Researchers from Trend Micro say they have discovered, a new backdoor family that is currently being installed using Java exploits delivered via drive-by downloads or compromised web sites.
The new backdoor family has been named BLYPT by Trend Micro, because of its use of binary large objects (blob) stored in the registry, as well as encryption.
According to the security firm, BLYPT enables an attacker to send commands to an affected system, such as:
• Receive updated DLL binary
• Receive updated configuration
• Receive HTTP request commands, such as Send GET requests to http://220.127.116.11:1000/FetchIP.aspx to retrieve public IP of affected machine
The servers behind these attacks are mainly centered in Romania and Turkey, while the threat is primarily hitting consumers in the United States, Trend said.
“In one case, we found a Java exploit that was used to spread this attack. This particular exploit, detected as JAVA_EXPLOYT.HI, can be used to run arbitrary code,” Trend Micro’s Maharlito Aquino noted in a blog post. “It exploits a vulnerability, CVE-2013-1493, that has been exploited since February 2013. It was patched in March.”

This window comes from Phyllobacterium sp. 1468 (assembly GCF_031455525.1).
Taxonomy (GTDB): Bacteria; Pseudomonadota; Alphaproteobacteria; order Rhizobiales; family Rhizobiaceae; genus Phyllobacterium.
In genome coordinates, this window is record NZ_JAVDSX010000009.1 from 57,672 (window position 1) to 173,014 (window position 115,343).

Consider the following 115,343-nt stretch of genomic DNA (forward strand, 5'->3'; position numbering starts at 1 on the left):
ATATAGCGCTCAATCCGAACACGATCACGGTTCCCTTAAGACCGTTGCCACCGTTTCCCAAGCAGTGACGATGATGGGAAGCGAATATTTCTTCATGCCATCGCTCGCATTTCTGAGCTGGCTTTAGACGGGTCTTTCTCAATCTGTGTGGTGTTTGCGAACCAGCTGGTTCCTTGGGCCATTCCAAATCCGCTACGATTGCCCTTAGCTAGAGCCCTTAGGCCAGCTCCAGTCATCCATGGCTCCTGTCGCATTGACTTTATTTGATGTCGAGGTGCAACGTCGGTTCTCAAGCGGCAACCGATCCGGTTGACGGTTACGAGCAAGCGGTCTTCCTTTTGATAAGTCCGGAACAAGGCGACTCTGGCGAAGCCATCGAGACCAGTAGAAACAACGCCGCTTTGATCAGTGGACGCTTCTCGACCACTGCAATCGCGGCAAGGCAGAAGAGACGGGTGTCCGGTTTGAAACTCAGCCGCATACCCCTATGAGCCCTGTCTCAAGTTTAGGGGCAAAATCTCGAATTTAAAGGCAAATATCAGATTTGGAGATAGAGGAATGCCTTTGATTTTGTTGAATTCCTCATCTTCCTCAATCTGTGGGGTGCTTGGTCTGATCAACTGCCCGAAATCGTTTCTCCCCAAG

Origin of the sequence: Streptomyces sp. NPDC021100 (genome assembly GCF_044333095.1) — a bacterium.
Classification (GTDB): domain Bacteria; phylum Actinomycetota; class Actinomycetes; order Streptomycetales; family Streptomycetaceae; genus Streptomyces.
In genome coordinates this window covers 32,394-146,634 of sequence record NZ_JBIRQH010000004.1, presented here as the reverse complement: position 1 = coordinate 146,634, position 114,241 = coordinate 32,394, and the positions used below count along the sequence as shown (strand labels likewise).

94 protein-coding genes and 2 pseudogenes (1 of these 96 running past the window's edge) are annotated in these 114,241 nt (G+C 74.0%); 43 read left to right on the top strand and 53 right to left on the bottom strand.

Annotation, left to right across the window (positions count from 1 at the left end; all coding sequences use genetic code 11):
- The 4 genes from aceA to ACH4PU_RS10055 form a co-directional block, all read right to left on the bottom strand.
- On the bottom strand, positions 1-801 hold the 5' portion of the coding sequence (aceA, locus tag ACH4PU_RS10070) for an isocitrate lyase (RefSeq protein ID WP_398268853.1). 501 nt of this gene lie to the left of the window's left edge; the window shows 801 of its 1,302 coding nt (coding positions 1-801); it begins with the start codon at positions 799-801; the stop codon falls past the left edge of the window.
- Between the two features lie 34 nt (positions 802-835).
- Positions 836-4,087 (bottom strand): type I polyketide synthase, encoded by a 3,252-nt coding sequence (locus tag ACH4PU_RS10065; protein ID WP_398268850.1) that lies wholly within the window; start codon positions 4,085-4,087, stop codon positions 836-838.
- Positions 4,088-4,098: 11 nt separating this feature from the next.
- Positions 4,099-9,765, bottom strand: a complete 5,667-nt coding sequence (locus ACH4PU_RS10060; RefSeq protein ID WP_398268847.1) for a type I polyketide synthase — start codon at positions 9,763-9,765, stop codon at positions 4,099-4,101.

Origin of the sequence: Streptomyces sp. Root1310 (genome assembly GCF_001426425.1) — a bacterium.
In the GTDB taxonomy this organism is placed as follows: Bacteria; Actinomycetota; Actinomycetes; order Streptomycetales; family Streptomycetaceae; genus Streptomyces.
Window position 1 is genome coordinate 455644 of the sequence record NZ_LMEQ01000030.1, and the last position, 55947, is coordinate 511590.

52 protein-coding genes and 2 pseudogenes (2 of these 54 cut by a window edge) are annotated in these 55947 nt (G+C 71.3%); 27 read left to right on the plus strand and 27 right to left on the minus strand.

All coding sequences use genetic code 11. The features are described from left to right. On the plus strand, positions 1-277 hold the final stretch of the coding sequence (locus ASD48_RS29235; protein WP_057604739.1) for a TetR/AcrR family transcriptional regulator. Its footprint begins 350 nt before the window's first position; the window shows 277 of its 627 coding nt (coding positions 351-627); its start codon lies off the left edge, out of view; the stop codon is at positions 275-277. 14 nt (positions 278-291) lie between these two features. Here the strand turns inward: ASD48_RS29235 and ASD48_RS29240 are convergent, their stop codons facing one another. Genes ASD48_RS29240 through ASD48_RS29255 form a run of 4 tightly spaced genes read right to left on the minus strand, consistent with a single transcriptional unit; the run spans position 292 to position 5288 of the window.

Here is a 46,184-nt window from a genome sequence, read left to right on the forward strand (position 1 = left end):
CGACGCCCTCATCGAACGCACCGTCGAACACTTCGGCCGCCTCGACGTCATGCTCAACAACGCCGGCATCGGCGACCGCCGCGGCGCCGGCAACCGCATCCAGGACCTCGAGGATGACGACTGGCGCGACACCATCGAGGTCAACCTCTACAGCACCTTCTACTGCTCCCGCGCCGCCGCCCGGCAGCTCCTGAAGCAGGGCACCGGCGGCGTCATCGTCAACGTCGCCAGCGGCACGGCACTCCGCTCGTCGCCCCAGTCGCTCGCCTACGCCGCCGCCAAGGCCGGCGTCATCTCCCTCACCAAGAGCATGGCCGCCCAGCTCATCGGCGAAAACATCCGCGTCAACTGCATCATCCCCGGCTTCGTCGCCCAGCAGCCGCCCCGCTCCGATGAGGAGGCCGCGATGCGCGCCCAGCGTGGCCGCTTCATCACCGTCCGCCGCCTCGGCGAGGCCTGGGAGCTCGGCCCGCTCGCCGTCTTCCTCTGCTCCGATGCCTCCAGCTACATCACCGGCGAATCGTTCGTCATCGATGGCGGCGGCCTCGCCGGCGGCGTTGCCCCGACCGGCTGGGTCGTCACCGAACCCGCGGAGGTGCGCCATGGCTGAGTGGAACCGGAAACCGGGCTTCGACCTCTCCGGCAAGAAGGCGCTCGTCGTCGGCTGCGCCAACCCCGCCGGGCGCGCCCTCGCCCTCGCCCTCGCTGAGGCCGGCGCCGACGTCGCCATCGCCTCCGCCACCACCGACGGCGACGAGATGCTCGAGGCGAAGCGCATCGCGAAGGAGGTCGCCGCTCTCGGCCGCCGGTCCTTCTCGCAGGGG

According to Maharlito, the exploit is used to download an installer, which then downloads and installs the main BLYPT component onto the affected system.
“It is named logo32.pngor logo64.png, depending on whether the user is running a 32-bit or 64-bit version of Windows, respectively,” Maharlito explained. “The installer attempts to connect to three servers every 3 seconds, until it successfully downloads the backdoor component. If it fails, it will retry up to 32 times before it gives up.”
The installer was also developed to provide instant feedback on the status of the install by accessing a URL on a malicious server, which serves as a status report.
Trend said it has identified two BLYPT variants, which can be identified based on the file name used to save the main BLYPT component. Both variants have 32- and 64-bit versions, and their behavior is mostly identical, though the location of where their C&C server information is stored is different.
Both variants encrypt their information using alleged (arc4) and use “http://microsoft.com” as the decryption key, Trend Said.
More details from Trend Micro are available here.